When the beast gets hungry, the beast needs to eat.
As Mount Vernon will attest, Avery Williams is exactly that for Tri-Valley.
The 6-foot-7 Williams scored 15 of his team-high 19 points in the second half, and the Scotties leaned on stout fourth-quarter defense to earn a 50-45 nonleague win Saturday.
The game essentially was a dual between Williams and Mount Vernon’s Duke Cunningham, a wing player who scored a game-high 23 points on 10-of-17 shooting.
The Yellow Jackets (5-1) had leads of 9-2, 17-10 and 22-13 in the first half, as Cunningham 11 points. His 3-pointer just ahead of the halftime buzzer gave Mount Vernon a 25-21 lead.
But the rest of the game was controlled by the Scotties (4-0), who used a 19-5 run during the second and third quarters to take a 32-28 lead.
Williams consistently was able to get the ball near the basket in the second half, which led to a 6-of-7 shooting effort. Included was a key three-point play that gave his team a 48-43 lead with 1:47 remaining.
Camden Craig followed with a pair of free throws with 1:00 left to push the lead to 50-43, and the Yellow Jackets never got closer than the final score.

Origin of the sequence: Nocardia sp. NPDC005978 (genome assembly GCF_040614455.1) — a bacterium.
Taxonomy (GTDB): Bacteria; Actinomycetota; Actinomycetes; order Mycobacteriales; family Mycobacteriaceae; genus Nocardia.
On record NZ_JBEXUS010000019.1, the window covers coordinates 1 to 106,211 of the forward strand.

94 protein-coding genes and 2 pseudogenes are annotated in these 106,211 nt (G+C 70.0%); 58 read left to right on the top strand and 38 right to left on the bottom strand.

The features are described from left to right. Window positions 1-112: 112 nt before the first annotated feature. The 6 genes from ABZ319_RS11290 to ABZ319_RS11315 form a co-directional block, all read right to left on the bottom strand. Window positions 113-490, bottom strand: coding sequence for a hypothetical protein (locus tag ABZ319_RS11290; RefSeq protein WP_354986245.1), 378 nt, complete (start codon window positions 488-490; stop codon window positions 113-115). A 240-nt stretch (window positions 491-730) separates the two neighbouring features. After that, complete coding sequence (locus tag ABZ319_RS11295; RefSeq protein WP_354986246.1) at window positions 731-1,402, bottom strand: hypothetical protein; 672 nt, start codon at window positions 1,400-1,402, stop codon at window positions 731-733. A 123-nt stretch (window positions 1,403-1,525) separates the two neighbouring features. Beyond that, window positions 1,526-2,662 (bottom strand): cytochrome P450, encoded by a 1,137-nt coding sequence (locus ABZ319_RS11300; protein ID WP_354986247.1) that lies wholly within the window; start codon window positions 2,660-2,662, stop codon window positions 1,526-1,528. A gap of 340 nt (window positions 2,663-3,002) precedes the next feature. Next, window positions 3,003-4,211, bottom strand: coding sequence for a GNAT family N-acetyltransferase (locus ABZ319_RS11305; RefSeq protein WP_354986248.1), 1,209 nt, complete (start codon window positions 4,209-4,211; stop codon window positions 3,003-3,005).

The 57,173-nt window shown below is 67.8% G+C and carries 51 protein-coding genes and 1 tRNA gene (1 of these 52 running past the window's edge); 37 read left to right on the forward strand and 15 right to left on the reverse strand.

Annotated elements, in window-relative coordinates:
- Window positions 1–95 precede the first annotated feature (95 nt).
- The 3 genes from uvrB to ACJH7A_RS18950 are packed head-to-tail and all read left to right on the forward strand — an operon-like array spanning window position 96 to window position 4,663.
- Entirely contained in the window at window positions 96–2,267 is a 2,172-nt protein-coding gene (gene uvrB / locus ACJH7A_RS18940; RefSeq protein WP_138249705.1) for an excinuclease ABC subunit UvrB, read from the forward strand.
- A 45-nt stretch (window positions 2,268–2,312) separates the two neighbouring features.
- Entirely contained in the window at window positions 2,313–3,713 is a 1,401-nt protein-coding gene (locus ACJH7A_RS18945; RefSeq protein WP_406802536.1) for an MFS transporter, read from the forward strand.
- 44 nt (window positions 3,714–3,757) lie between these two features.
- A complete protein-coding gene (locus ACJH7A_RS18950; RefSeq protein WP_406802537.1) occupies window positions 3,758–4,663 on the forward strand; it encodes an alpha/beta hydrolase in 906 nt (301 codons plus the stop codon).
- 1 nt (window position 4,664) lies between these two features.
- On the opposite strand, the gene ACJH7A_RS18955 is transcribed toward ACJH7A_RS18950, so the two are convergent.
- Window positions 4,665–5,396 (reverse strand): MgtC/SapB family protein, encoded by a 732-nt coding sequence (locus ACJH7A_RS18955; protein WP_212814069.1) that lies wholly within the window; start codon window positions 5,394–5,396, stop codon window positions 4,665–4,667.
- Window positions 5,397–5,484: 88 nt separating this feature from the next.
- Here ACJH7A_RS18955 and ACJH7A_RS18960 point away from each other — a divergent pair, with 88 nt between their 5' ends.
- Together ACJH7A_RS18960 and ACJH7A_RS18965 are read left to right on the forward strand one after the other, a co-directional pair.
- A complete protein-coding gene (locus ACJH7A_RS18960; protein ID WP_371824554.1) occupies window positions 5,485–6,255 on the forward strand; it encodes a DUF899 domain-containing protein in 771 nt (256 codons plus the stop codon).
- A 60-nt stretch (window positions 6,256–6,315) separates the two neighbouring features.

Tri-Valley coach Todd McLoughlin credited the interior defense of senior Ethan Slaboden and perimeter play of Trevor Krouskoupf, who helped hold the Mount Vernon to one field goal in a five-minute stretch in the fourth.
Of course, there was Williams, whose offensive play was the story of the second half.
“We run everything through Avery. He’s a beast down there,” McLoughlin said. “He’s going to be awfully good. I haven’t seen anyone run the floor like him once he gets it from the block. There were a couple times when he scored and then turned and beat everyone else back down on the other end.”
Williams said he wanted the ball in the second half and credited the outside shooting of Krouskoupf, Brandon Martin and Marcus Dempsey for opening up the post.
“We knew we had to come out in the second half and execute,” Williams said. “In the first half I knew I could score, but in the second half we were more balanced and it helped get them out of the paint.”
Tri-Valley, which had 11 turnovers, was 16-of-36 from the field, and it included a 5-of-9 showing on 3s. It also made 13-of-18 free throws.
Mount Vernon hit 5-of-7 3s among its 20-of-46 showing from the field, but never attempted a free throw. It started the game 5-of-6 from the field, but shot just 38 percent the rest of the way.
Alex Arck added 13 points for the Jackets.
“We battled in the second half,” McLoughlin said. “They didn’t get as many of those shots to fall in the second half as they did in the first.”
Mount Vernon took the reserve game 43-41 behind 16 points from Jared Pryor. Drew Ritchey’s 21 points led the Scotties.